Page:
I want to thank you again for your patience and perseverance as we continue to manage a major disruption to our personal and professional lives. Your response to this unprecedented challenge has been inspiring. You have adjusted to online instruction here at Clemson, while in some cases homeschooling your children, too. You are juggling work-from-home schedules with your families. I have seen PhD students defend their dissertations on Zoom calls. I have seen our faculty members race to the call for research support from our health care partners. You have quickly ramped down your research projects to help protect the health of our Clemson family.
You have done all of these things while faced with the uncertainty and stress of a global pandemic. The Clemson COVID-19 Updates page includes a list of resources available for support. Your health and wellbeing is the top priority.
I thank you for all you have already done and appreciate your patience and support as we continue to work through this.
This is not over, and we will continue to work under modified operating conditions until further notice, with only essential research activity performed on site. A couple reminders on essential research:
We are monitoring funding agency responses to this pandemic and have compiled a list of frequently asked questions at our COVID-19 Research Resources webpage that may answer some of your questions about research funding and operations. Please review and if you have additional questions not listed there, email email@example.com so we can find answers to share with the entire Clemson research community.
I have been communicating regularly with vice presidents of research at regional universities, Atlantic Coast Conference universities and with others around the country to compare continuity plans and learn from their planning and experiences. We have been monitoring COVID-19 responses at major universities across the country. Clemson is not alone. This is an unprecedented challenge to the global academic community.
I encourage you to continue to push research forward however possible: reading literature; analyzing data; writing and/or revising publications, including student theses and dissertations; preparing new ideas and developing new proposals. New opportunities may be on the horizon, so we must prepare.
With the United States reeling from recession in 2009, Congress invested heavily in an economic turnaround through the American Recovery and Reinvestment Act. That stimulus package amounted to a one-time increase to research spending of 25 percent, according to the American Association for the Advancement of Science. Could a similar opportunity come in COVID-19’s wake? Very likely in my opinion.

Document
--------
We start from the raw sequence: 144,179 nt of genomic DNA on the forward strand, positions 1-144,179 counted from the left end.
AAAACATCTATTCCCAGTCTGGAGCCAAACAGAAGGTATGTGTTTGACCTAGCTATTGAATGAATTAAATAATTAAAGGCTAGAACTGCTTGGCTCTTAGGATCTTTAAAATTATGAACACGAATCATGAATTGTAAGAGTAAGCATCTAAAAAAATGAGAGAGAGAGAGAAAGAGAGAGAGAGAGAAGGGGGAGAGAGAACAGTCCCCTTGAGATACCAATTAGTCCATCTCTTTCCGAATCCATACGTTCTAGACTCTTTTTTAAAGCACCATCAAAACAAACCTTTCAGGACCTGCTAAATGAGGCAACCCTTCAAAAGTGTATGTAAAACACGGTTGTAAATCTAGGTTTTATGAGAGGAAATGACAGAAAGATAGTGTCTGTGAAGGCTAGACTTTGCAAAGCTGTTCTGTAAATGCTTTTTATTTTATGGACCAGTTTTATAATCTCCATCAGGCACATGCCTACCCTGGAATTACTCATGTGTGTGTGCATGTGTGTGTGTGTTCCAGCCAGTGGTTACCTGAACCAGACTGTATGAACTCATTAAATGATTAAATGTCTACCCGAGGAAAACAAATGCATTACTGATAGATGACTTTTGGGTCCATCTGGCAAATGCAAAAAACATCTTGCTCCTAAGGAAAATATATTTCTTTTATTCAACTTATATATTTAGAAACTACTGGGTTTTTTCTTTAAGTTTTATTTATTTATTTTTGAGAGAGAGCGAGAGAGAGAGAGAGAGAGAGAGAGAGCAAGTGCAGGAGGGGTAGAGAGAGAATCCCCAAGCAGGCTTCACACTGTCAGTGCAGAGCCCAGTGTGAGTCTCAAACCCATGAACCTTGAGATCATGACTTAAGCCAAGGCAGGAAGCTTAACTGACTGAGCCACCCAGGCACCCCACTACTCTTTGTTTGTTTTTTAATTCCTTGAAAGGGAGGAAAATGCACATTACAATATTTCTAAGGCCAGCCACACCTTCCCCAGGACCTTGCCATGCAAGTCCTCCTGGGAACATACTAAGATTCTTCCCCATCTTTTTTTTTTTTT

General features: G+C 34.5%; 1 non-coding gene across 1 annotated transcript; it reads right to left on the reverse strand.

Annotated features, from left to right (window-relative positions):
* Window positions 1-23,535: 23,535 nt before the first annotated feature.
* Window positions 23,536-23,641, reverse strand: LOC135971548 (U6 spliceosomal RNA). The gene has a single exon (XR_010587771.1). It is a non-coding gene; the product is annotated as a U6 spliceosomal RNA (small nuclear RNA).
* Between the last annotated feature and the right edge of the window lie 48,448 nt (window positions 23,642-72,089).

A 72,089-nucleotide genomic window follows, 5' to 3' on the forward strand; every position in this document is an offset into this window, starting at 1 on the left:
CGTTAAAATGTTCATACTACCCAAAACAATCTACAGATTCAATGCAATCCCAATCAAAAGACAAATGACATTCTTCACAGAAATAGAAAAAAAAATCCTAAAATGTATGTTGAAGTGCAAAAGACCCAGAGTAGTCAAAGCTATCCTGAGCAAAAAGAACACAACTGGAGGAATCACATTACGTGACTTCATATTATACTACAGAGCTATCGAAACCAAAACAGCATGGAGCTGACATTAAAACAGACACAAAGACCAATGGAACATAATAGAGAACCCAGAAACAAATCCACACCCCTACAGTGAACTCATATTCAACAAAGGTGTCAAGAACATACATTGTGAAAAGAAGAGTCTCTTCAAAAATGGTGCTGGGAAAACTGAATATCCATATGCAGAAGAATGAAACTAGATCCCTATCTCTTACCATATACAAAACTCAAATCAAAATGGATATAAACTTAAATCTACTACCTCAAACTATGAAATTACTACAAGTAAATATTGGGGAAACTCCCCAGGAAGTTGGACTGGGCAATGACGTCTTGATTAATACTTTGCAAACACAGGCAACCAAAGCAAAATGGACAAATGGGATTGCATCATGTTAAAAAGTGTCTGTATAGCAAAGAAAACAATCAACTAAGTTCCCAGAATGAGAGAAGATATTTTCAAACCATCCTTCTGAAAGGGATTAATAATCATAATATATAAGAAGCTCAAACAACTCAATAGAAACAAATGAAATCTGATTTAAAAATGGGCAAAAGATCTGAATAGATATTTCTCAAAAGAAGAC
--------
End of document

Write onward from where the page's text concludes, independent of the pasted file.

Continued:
Economic concerns have already pushed Congress to pass the CARES Act, which provides billions in taxpayer payments, cash-flow assistance to small businesses, loans to large corporations and other stimulus aid.
The act provides federal research agencies with additional funds to prevent, prepare for, and respond to COVID-19.
Additional federal research funding includes:
The Office of Research Development has compiled an online list of COVID-19 Funding Opportunities available. Check this site regularly because we are updating it daily.
Additionally, we have worked with the School of Health Research to identify Clemson faculty members interested in collaborating on COVID-19 research. Be sure to add your information to the page.
This pandemic will challenge higher education operations. We are hopeful that the CARES Act and potentially future stimulus packages will provide support for higher education. The Association of Public and Land-grant Universities and universities across the country have banded together.
In the meantime, prepare yourself for new opportunities. Think creatively. Consider how you could shift your research to support this pandemic in some way. Find collaborators. Keep moving forward.
I empathize with what you and all of our Clemson faculty, students and staff members are facing. I continue to conduct research under the modified operational conditions. I am working with graduate students and postdocs, writing proposals and manuscripts, and searching for answers as research stalls. Like all of us, I want to see this situation resolve quickly. These unprecedented circumstances will test our ingenuity and resolve, but I believe we can tackle this challenge through empathy, cooperation and support of one another.